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Such a stupid measurement tool. Some schools are much tougher than others.

Some schools are tougher than others, sure, but at some point just about every player has completed coursework at his school, so it's no terrible hardship to expect him to keep attending class and completing his coursework while he's still enrolled in school. The APR doesn't even require students to finish out a year or semester (even though kids with some sense of responsibility, like Wes Johnson, have been known to do so).

It really is low-hanging fruit.
 

Dick_in_MI

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Isn't that unfair to private schools with harder classes (Duke, Syracuse, etc.) and benefits large state schools where you can get a B by just having a pulse? Still not very clear on how that's calculated.

There are any number of large state schools whose academic standing is the equal of ours. In some cases, they exceed ours. And I say that as an SU grad.

Also, don't confuse the academics of the general student body with those enrolled in by the athletes. It isn't like Melo was a Rhodes Scholar. There are many athletes at SU and everywhere else who would be hard pressed to qualify for admission to their respective schools if they had to meet the same criteria as the general student body.

As for "harder classes" and "getting a B by having a pulse", take a gander at some of the majors that SU players are enrolled in sometime.
 

pfister1

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I am not against the change, but it has to take into account and make allowances for players who left school early to play professionally. I think it should also not ding schools automatically for players who transferred, at least not if they were in good academic standing when they left.

The goal for many players at top programs is not to get a degree, but to play professionally. Players who achieve their goal and leave school early to play in the pros should, IMHO, be treated the same as players who graduate.

At the least, players who leave early for the pros should be ignored, or their status considered only up to the semester when they decided to leave.

Does the APR take these factors into consideration? If SU has really only has a 912 score, I would think not.

Agree with the transfers, not so sure about the guys who leave early to play professionally. Is college athletics really supposed to be about preparing a kid to play professionally??? I don't think it is, although that is a nice by product if it occurs. But if it were the goal, why have them attend classes at all? Since its not the goal why give a kid who fails to make progress towards the goal a pass because he has chosen to abort his progress towards the goal and try to play professionally. Again, it kind of comes down to what is the purpose for giving kids scholarships and having them go to college?? Is it to attend college and get a degree or promote the University's athletic department and make it money.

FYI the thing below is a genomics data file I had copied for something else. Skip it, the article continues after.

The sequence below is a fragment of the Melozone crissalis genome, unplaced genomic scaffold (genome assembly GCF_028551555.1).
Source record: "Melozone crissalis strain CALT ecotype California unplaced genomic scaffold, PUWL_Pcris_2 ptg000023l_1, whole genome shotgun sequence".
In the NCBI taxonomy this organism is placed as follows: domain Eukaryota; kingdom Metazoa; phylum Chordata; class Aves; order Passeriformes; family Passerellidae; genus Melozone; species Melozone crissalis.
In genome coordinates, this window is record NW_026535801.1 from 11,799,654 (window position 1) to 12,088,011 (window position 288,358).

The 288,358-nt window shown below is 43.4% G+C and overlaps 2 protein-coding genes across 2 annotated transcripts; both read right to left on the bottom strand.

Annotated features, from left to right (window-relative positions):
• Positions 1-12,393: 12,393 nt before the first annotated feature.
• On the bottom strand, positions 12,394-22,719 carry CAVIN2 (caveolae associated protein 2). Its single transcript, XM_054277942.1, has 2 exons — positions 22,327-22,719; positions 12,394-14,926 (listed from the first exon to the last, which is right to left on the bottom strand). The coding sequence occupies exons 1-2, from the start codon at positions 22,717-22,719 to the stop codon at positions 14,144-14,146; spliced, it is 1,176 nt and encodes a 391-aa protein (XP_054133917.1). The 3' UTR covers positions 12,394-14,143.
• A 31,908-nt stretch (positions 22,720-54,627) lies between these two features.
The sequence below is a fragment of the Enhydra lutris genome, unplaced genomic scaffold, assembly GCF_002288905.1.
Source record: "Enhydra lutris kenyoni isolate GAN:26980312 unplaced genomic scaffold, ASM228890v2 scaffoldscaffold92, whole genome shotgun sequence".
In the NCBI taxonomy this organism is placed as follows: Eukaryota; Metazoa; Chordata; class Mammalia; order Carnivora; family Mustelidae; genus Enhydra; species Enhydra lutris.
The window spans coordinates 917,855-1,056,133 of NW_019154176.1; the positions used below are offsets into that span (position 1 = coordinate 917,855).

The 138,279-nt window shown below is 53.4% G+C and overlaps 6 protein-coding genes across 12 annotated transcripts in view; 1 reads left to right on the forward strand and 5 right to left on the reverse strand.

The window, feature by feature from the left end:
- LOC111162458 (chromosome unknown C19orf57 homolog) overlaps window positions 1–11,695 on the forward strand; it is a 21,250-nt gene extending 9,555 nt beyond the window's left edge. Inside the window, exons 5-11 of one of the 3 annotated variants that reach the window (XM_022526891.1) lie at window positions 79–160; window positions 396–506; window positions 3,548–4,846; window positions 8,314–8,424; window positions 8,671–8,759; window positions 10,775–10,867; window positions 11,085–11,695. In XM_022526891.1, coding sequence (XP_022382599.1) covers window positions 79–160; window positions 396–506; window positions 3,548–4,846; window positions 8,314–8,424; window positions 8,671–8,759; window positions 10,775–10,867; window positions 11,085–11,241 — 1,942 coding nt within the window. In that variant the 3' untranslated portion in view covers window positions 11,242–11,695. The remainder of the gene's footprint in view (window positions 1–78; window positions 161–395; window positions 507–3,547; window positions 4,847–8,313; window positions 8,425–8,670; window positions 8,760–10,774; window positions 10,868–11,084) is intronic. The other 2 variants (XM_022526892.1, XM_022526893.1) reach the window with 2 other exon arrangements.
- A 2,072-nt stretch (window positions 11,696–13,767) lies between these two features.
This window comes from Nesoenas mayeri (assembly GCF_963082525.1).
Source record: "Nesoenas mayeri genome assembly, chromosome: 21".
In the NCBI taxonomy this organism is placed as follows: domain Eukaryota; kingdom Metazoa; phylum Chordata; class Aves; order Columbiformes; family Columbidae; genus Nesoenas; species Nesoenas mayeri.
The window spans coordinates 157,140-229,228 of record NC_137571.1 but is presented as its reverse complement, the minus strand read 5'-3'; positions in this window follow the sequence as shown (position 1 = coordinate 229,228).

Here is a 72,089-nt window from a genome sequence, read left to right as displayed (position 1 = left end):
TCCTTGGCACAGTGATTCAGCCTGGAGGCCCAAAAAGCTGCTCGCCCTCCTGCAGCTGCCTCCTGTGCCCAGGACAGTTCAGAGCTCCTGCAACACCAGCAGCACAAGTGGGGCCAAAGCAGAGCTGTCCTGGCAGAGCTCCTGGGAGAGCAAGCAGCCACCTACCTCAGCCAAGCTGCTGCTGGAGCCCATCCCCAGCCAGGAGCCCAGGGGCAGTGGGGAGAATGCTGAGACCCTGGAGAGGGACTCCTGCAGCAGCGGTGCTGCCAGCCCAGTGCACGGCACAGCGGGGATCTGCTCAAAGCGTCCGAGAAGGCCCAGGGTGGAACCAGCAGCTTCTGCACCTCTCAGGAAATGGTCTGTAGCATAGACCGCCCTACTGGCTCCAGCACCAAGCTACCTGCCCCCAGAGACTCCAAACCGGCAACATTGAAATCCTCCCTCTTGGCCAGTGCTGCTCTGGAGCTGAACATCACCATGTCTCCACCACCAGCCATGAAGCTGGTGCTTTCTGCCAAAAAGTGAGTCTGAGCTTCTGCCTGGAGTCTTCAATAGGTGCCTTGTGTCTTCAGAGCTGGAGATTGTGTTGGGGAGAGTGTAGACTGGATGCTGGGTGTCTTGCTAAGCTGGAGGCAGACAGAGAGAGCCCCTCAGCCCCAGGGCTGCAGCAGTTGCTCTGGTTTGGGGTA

I think its kind of funny that the NCAA is establishing academic standards and then punishing schools for failing to meet them when it really isn't all that apparent what the NCAA's real goal is. Does it want college kids attending school to have opportunities to participate in intercollegiate athletics or does it just want to generate as much cash as possible for itself and its member institutions' athletic departments?
Always seems to me that it is the later.
 

NKR1978

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Is college athletics really supposed to be about preparing a kid to play professionally???

On the flip side, isn't the point of college to prepare you for your career?

I've read in the past that some colleges and universities are offering special courses for their athletes as far as money and business management so they don't blow through their signing bonus on toys. If a school can prepare an elite athlete for their professional career and help to set them on a responsible path so that they can hold on to their money, then I think the school has done a service.

The only way that schools could do that would be to acknowledge that the NCAA really is just a minor league for the NBA and NFL and allow for the fact that some kids don't care to get a degree. Some of those are the best athletes and biggest names the NCAA has to offer and they in turn help to make a lot of money for their schools, conferences and the NCAA in general. The NCAA and schools would be doing these kids a huge favor by dropping the charade of "amateurism" and getting things out in the open.
 

OttoMets

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On the flip side, isn't the point of college to prepare you for your career?